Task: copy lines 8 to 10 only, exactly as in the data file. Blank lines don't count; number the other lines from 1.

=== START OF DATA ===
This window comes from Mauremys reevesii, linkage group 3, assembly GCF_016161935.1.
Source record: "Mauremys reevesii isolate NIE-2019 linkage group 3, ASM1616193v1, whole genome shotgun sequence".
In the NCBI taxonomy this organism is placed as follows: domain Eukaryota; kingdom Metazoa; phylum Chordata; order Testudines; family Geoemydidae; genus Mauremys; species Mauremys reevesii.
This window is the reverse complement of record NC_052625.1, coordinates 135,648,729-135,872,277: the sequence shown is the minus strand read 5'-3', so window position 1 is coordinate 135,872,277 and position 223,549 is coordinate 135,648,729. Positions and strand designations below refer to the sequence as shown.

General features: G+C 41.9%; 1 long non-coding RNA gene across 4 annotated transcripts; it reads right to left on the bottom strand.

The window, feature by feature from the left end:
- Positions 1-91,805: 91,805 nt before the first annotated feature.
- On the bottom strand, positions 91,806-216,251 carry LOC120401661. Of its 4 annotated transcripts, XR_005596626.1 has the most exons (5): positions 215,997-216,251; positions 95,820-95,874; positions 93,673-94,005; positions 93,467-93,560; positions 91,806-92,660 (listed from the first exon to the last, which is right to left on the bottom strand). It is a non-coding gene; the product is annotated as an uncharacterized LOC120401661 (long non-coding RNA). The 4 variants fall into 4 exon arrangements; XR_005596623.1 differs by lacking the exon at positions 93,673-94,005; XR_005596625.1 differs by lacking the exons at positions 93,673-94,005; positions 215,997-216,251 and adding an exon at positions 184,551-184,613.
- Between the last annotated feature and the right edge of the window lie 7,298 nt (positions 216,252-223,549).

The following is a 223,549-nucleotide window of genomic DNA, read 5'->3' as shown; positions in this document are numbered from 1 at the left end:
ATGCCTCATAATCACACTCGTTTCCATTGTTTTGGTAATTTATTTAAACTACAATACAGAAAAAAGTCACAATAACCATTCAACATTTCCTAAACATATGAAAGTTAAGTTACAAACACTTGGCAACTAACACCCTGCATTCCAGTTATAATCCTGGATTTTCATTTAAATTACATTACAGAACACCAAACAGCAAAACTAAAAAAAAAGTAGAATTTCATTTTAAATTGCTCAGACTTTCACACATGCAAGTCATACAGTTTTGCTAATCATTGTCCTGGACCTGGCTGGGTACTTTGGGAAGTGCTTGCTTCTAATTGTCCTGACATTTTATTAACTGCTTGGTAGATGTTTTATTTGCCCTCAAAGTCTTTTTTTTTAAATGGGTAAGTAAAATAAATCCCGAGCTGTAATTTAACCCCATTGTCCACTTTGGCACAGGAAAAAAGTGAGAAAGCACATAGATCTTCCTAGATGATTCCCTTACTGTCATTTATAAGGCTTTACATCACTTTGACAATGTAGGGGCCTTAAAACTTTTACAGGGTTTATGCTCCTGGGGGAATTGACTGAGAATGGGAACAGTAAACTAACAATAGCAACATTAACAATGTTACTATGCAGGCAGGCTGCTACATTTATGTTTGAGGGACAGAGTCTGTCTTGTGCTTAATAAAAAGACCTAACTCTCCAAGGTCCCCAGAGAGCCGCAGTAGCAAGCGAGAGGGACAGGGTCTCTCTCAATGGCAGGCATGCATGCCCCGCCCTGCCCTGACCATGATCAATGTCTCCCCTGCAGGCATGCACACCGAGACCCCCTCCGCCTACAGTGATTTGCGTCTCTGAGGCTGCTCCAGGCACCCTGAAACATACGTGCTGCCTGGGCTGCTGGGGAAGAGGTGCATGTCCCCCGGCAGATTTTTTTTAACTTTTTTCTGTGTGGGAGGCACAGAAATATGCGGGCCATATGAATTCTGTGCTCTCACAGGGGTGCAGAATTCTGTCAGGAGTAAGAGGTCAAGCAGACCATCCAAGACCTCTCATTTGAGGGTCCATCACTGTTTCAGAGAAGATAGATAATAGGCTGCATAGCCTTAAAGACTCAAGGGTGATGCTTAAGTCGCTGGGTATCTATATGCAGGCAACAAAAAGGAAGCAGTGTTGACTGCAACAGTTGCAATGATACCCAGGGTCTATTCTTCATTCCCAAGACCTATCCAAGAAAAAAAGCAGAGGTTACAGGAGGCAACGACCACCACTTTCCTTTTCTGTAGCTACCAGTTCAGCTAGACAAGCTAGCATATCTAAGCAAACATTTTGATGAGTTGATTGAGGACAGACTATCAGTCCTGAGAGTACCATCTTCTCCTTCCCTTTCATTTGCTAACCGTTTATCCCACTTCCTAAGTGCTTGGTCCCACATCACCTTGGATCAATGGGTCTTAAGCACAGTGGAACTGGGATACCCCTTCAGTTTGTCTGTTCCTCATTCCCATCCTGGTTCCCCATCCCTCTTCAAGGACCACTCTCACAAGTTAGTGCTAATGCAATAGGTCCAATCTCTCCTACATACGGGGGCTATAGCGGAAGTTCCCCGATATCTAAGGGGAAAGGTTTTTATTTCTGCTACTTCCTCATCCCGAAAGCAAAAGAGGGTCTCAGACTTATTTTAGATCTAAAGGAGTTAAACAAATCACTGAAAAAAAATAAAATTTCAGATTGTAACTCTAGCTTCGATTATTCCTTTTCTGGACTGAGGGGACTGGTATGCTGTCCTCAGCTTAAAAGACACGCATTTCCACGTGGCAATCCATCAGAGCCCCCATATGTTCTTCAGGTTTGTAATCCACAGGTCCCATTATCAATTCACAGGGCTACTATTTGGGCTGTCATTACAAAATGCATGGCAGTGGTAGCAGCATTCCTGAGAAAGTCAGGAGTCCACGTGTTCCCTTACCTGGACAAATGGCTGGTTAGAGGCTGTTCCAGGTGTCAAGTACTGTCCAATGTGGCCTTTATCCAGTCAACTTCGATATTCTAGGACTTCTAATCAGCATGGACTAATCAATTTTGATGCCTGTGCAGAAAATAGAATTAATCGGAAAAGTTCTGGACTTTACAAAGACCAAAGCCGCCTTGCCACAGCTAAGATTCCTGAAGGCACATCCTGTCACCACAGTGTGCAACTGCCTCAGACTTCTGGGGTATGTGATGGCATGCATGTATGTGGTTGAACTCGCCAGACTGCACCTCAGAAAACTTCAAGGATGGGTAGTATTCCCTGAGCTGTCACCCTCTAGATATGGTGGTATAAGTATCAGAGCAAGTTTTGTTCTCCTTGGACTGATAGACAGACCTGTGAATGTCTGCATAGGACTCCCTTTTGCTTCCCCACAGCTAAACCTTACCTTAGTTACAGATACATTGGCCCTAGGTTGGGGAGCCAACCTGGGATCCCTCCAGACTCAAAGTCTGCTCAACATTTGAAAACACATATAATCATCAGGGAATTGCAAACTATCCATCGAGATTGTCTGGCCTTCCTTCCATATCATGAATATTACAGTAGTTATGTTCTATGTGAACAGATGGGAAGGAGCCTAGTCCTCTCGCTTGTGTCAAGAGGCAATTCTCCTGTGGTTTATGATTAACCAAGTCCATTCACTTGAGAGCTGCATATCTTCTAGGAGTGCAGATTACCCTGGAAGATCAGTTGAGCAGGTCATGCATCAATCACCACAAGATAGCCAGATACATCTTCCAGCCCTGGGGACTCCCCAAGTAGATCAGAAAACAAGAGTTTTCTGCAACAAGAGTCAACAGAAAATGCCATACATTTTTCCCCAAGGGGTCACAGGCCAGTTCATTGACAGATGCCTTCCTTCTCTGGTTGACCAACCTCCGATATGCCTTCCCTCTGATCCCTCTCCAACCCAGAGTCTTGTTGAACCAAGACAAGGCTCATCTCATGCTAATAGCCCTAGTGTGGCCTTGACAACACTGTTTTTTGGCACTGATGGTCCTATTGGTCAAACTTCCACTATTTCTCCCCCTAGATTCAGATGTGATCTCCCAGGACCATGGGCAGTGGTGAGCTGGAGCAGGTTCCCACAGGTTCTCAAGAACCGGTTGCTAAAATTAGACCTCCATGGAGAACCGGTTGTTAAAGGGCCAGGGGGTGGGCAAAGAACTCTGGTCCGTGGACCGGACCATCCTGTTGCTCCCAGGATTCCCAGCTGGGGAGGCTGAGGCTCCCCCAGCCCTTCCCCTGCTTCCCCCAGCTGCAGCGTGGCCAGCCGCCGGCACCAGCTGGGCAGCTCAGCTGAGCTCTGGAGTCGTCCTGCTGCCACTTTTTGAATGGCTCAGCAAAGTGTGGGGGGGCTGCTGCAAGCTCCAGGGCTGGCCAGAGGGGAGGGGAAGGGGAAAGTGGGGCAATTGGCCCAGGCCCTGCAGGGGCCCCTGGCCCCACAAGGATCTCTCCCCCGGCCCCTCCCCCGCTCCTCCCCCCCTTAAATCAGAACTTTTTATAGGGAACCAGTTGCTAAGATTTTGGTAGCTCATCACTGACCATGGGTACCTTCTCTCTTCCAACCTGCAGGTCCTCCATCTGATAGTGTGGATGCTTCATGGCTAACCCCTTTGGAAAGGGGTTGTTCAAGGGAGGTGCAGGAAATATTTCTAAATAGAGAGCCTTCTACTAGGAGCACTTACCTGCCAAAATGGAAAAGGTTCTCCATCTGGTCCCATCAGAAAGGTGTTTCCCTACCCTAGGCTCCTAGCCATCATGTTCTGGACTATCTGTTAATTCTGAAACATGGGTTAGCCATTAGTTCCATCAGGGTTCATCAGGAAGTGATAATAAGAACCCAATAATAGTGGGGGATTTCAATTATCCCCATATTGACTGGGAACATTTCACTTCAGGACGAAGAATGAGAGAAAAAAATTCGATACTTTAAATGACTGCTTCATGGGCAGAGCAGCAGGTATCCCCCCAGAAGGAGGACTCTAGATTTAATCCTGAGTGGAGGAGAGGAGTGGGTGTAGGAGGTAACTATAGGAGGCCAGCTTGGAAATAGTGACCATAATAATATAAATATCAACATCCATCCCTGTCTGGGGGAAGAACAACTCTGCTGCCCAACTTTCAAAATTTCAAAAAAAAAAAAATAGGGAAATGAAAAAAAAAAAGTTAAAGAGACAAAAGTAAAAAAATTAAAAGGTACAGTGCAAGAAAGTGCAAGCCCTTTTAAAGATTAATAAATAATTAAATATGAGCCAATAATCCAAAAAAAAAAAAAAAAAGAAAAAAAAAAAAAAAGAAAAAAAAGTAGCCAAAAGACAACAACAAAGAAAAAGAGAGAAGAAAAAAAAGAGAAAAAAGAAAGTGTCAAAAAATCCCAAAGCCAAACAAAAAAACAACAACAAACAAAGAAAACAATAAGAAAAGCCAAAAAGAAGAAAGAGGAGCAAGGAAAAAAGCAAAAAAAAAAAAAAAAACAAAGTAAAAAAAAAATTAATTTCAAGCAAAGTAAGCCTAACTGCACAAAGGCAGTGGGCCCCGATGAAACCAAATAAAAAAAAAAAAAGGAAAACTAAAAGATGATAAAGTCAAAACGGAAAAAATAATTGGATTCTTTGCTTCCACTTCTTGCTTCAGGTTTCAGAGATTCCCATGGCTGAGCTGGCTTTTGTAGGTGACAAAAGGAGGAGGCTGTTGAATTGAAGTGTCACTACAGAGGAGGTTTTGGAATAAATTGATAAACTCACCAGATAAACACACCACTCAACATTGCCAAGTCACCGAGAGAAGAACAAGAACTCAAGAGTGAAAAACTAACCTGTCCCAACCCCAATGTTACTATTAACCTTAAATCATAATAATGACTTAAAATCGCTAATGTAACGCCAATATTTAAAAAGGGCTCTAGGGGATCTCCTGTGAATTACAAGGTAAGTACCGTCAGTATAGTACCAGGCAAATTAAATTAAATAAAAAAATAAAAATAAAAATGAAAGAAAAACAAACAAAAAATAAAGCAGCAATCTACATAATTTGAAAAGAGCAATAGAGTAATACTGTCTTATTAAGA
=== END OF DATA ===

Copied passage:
- On the bottom strand, positions 91,806-216,251 carry LOC120401661. Of its 4 annotated transcripts, XR_005596626.1 has the most exons (5): positions 215,997-216,251; positions 95,820-95,874; positions 93,673-94,005; positions 93,467-93,560; positions 91,806-92,660 (listed from the first exon to the last, which is right to left on the bottom strand). It is a non-coding gene; the product is annotated as an uncharacterized LOC120401661 (long non-coding RNA). The 4 variants fall into 4 exon arrangements; XR_005596623.1 differs by lacking the exon at positions 93,673-94,005; XR_005596625.1 differs by lacking the exons at positions 93,673-94,005; positions 215,997-216,251 and adding an exon at positions 184,551-184,613.
- Between the last annotated feature and the right edge of the window lie 7,298 nt (positions 216,252-223,549).

The following is a 223,549-nucleotide window of genomic DNA, read 5'->3' as shown; positions in this document are numbered from 1 at the left end: